• Grimoire Lab – a very mature tool that can help with data gathering from several platforms (Github, Bugzilla, Slack channels, etc.), data analysis and visualization. [demo] NOTE: If you are interested in using Grimoire Lab for your own projects you can test the online service Cauldron.io (free for public projects on Github).

 

It’s not about Open Source

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Three days ago we celebrated 25 years from the birth of Linux. I have been an Open Source user for over a decate now and I consider myself lucky to be part of this awesome network.

Open Source gave me free access to applications that, have they been proprietary, I would need to pay good money or illegally obtain them. Open Source fueled my research when I was an undergrad computer science student and, later on, during my MSc and currently during my PhD endeavor. As a researcher it gave me the opportunity to be part of EU funded research projects and get paid to study what I love. As a freelancer it gave me the means to rapidly develop software and therefore deliver competitive, high quality and tested software to my clients. It also allowed me to do consulting work for a couple of amazing software development companies and startups.

Anyways, it was not until recently that I realized that it’s not about Open Source! I was invited as a guest speaker to an event of the Arcitecture Dept., Aristotle University of Thessaloniki. My mission was to present a short history of the free software movement / open source initiative and then present applications of open source to the arts / creative professions. I have never touched a similar area before so I tried to think as a creative professional (NOT easy, if you are a tech person!) and imagine how open source, open licenses and so forth could benefit my world.

After my experiment was over the following came in mind: Open Source helped the world get familiar with the concept of sharing the raw materials of a creation, plus know-how (if needed), allowing the community to take it to the next level. Initially, those creations were open source software and their raw materials the source code but, nowadays, we have moved past that. Books, music, video productions, hardware even games are being published under open licenses.

Supporting openness is a choice anyone can make. Following the philosophy of openness however is a whole different discussion. One that I will leave for another post 🙂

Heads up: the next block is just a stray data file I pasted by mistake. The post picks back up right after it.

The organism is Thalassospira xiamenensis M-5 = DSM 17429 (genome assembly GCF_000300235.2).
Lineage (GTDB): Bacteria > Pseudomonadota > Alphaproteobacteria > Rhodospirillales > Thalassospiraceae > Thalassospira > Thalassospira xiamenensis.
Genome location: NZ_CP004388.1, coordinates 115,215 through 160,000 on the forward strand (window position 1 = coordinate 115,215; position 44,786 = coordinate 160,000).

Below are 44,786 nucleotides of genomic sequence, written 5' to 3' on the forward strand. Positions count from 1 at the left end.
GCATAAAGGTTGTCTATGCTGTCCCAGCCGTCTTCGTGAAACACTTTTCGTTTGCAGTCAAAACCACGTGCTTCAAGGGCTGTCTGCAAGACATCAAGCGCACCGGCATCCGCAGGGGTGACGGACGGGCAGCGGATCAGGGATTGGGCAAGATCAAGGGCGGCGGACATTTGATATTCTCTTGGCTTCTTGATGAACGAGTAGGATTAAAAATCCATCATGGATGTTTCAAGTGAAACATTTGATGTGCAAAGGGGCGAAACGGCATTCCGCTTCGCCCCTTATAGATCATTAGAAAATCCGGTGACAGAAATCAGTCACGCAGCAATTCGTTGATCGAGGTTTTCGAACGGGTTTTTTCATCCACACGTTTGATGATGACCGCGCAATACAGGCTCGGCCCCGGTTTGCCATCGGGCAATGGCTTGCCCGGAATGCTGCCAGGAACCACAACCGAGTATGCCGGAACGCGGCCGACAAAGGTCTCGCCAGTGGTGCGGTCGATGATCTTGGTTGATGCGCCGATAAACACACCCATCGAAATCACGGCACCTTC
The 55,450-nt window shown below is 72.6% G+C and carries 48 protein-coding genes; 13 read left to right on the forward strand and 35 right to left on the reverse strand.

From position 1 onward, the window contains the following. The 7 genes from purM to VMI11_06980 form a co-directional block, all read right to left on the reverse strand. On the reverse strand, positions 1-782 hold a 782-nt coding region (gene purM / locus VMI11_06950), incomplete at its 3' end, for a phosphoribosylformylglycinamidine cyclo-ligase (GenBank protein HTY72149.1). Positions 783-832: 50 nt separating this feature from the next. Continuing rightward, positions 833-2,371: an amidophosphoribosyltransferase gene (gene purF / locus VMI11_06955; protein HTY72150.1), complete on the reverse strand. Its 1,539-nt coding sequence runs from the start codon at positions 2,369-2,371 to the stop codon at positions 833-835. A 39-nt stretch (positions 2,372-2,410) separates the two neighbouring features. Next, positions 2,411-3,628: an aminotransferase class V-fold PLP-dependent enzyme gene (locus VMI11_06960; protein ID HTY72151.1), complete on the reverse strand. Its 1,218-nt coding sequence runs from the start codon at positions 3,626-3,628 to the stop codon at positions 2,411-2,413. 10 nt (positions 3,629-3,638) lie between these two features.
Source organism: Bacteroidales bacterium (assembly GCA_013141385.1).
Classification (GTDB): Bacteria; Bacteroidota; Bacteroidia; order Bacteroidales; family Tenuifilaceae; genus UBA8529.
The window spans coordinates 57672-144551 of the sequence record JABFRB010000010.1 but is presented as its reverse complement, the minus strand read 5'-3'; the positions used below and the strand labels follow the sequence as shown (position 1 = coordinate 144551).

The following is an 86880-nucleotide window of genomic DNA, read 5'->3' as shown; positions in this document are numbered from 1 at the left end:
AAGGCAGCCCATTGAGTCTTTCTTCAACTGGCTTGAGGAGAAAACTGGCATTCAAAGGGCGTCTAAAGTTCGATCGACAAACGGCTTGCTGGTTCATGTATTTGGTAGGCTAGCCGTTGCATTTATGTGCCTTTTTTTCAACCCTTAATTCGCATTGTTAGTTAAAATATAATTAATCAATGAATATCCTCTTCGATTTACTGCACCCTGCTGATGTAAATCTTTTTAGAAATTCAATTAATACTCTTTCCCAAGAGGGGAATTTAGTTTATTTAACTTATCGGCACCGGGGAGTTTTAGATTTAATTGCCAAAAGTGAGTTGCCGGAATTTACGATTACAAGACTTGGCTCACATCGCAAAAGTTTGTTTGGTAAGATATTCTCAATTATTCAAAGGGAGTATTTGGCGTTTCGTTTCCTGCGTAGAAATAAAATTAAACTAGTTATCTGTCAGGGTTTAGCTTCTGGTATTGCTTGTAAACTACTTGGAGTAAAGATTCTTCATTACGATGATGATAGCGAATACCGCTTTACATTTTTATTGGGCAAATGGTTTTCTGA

Happy birthday Linux! Happy birthday Open Source!

3 life lessons software metrics can teach us (and make good resolutions)

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Happy new year everybody! In case you are looking for a couple of good resolutions to add to your 2016 list, here’s a bunch of geeky ones coming from software engineering research field 🙂

1. Keep your diff low

Diff (short for difficulty) is one of the Halstead complexity measures. It is used to measure the difficulty of the source code of a specific software system.

Moral: try to measure your difficulty level and keep it as low as possible. If you meet a difficult person, try to engage and understand how s/he thinks. It will help you identify you own difficulty level.

2. Keep your effort low

Effort is another Halstead complexity measure. As you probably already guessed it measures the effort one needs to understand the source code of a specific software system.

Moral: do you open up to people? Do you make it easy for them to understand how you think, where you come from? There is a fine line between mystery and perplexity. Make sure you balance them right.

3. Keep your LCOM low

LCOM (abrr. for Lack of cohesion of methods) is a Chidamber  & Kemerer metric measuring the cohesion of a class. High levels of the LCOM increases complexity. Also, classes with low cohesion could probably be subdivided into two or more subclasses with increased cohesion.

Moral: the more things you engage with, the less cohesive you are. Try to focus on the things that really matter.

Everything you need to know about WordPress 4.0, the Benny Goodman edition

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Just updated to WordPress 4.0 and everything went smooth. I love the video mashup with the latest changes. It’s probably the best way to communicate the most important features to a WordPress fan 🙂

As you probably know, WordPress versions get their names from famous Jazz musicians and 4.0 is dedicated to one of my personal favorites, Benny Goodman. If you are like me and enjoy listening to swing music, I totally recommend the following duet of Benny Goodman and Peggy Lee.